leisure, started to make my life really monotonous. Then one night, a dream awakened me. The dream had started quite naturally- I was reading a judgment-a judgment of life penalty. But soon the face of the convict turned into a likeness with my face, smiling at me. Night after night –the same nightmare started haunting me. I just failed to find a reason-why me?

I found that I’m going to be insane soon. The doctors checked everything – from blood pressure, sodium content, and sugar to E.E.G, E.C.G, and M.R.I of brain – all possible tests that can confirm I’m not normal and yielded no result. Everything is more than normal. Then, taking the consultation of our family physician, contacted Dr.Basu. He is relatively young in psychiatry, but already had earned fame for himself. His specialisation is to take out the words that are deeply hidden inside the mind of people, through treatments. He heard my case with patience, with a long period of questions and answers.

Then he chuckled- "I’ll treat you with a mixture of truth telling drugs and hypnosis. It seems that your dream is somehow related to your past experience. Truth serum drugs will make your painful memory more tolerable when you reveal through emotional attachment."

It was three consecutive long sessions. Those sessions of hypnosis were followed by intense question-answers. What I revealed is like a faded picture- calling Niloy, meeting him at the edge of the jungle, we were standing near a hill top, a shrill cry and it all went blank.

At last I heard Dr. Basu speaking-his voice seemed to be coming from distant stars-‘You are ill Mr. Roy, terribly ill. In our terms we call it psychogenic amnesia. It’s a form of self -punishment in Freudian sense, with the obliteration of personal identity as an alternative to suicide.’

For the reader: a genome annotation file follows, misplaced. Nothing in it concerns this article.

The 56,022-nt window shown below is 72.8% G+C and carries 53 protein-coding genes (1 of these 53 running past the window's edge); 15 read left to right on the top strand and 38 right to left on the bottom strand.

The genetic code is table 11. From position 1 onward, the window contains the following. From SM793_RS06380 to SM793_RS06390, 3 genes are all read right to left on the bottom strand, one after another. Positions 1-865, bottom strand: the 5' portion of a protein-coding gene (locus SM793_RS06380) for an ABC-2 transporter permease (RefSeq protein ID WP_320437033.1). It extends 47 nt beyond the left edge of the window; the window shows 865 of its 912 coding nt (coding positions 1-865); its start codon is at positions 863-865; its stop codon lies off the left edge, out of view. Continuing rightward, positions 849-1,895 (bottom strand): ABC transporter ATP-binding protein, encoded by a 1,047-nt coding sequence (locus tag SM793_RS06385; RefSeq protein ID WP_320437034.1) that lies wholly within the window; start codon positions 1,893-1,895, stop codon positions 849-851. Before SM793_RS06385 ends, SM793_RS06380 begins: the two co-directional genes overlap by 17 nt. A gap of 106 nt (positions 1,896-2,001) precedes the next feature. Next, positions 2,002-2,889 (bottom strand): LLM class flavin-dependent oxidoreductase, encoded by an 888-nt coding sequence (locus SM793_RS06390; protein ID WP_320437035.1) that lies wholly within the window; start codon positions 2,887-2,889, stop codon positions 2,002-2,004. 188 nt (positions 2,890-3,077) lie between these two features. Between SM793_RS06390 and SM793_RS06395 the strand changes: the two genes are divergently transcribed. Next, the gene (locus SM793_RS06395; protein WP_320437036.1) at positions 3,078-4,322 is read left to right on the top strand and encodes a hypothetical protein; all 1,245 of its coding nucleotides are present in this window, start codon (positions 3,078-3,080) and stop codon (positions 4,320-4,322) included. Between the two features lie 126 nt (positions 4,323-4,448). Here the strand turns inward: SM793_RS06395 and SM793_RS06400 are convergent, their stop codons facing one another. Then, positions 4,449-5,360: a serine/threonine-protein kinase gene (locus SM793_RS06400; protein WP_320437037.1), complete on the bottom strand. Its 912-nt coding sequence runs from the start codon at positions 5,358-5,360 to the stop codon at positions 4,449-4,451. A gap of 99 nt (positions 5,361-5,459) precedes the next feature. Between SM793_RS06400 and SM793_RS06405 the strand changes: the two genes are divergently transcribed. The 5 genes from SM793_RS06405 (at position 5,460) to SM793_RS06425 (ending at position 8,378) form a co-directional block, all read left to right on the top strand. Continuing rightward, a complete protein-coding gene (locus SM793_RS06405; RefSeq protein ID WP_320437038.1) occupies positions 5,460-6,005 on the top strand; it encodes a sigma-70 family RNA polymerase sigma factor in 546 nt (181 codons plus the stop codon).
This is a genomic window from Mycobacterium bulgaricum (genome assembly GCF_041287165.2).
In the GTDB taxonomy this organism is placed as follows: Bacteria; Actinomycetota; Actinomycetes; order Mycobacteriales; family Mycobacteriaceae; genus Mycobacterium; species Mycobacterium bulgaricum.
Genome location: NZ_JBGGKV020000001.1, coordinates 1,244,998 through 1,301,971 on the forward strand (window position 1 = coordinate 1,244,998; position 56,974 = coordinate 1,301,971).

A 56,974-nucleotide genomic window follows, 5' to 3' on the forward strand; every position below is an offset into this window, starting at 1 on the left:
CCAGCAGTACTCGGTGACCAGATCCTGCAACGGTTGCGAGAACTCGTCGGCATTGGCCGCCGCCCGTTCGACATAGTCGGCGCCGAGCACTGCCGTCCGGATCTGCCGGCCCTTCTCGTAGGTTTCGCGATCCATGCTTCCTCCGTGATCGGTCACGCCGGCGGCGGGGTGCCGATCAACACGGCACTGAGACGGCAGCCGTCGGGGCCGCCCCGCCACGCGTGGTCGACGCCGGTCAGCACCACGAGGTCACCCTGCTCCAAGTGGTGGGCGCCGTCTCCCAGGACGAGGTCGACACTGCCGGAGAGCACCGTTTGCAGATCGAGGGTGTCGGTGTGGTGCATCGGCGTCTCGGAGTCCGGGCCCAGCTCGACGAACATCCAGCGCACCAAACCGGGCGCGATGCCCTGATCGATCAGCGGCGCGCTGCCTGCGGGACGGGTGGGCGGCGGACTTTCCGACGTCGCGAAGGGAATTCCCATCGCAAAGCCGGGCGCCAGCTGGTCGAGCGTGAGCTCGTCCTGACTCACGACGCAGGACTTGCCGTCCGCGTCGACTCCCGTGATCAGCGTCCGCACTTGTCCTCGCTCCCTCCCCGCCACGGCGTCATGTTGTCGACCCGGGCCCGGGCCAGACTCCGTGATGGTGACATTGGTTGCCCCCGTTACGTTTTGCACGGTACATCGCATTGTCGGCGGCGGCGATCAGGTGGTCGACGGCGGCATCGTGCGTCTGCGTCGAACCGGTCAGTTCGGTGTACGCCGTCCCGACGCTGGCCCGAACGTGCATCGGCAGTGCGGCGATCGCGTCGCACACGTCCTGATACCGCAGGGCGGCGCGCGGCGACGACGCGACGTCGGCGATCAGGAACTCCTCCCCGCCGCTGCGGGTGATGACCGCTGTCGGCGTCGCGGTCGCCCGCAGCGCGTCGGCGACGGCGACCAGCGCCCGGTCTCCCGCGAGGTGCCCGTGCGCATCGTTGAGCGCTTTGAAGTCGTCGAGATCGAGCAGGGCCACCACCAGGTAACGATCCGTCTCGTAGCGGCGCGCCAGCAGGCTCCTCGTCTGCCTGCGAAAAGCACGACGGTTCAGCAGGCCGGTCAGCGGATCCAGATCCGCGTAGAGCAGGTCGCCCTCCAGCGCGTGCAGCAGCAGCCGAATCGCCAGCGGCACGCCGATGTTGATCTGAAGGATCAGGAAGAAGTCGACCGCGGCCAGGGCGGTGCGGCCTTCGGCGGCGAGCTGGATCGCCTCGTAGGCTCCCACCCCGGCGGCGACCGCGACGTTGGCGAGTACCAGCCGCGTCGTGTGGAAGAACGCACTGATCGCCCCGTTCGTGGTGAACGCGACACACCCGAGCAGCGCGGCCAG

He made it all clear to me. The fragmented pictures, some snapshots –that used to cross my mind over periods are now crystal clear to me. The mystery of disappearance of Niloy is no more a mystery. All broken threads were now patched up. Even I told myself and Radha that I’d written letter to their family, but in reality never given that letter to anybody for posting.

Dr. Basu concluded –‘More than medicine –will power is necessary for you to recover. You had already suffered a lot; The most important thing is that you are repentant for what you’d done.’

So this is my story. Now my days are getting numbered. If there is any place after death, I’ll soon meet Radha and Niloy. May be they‘ll be able to forgive me, maybe they will not.’

His conclusion seemed like wailing of the wind.

He concluded his confession.

His voice is continued to be echoed inside the room.

We all remained silent-nothing was there we can comment.

I looked to the bag again. What a co incidence. This bag is known to me, very much known to me. From my childhood, I used to hate my father for his sudden disappearance. He never cared for my mother, never gave her the position she richly deserved. And my simple mother she is not fit to be the life partner of a talented’ genius’ man like my father. He used to go out for days without saying anything to my mother. That was like a routine. Nothing he said, never. I was never able to forgive him. Now I can portray a picture of the reason that prevented him from disclosing him anything when he visited their house. I can well imagine what may be inside the bag that might have prompted the person sitting in front of me to murder my genius father.

Whom to take revenge of? That dying person who is dying every moment repenting what he’d done? Or the person who had paid up with the ultimate price for his intention?


The clock continued ticking.

Two persons continued to look at each other-both of their lives threaded by an invincible thread.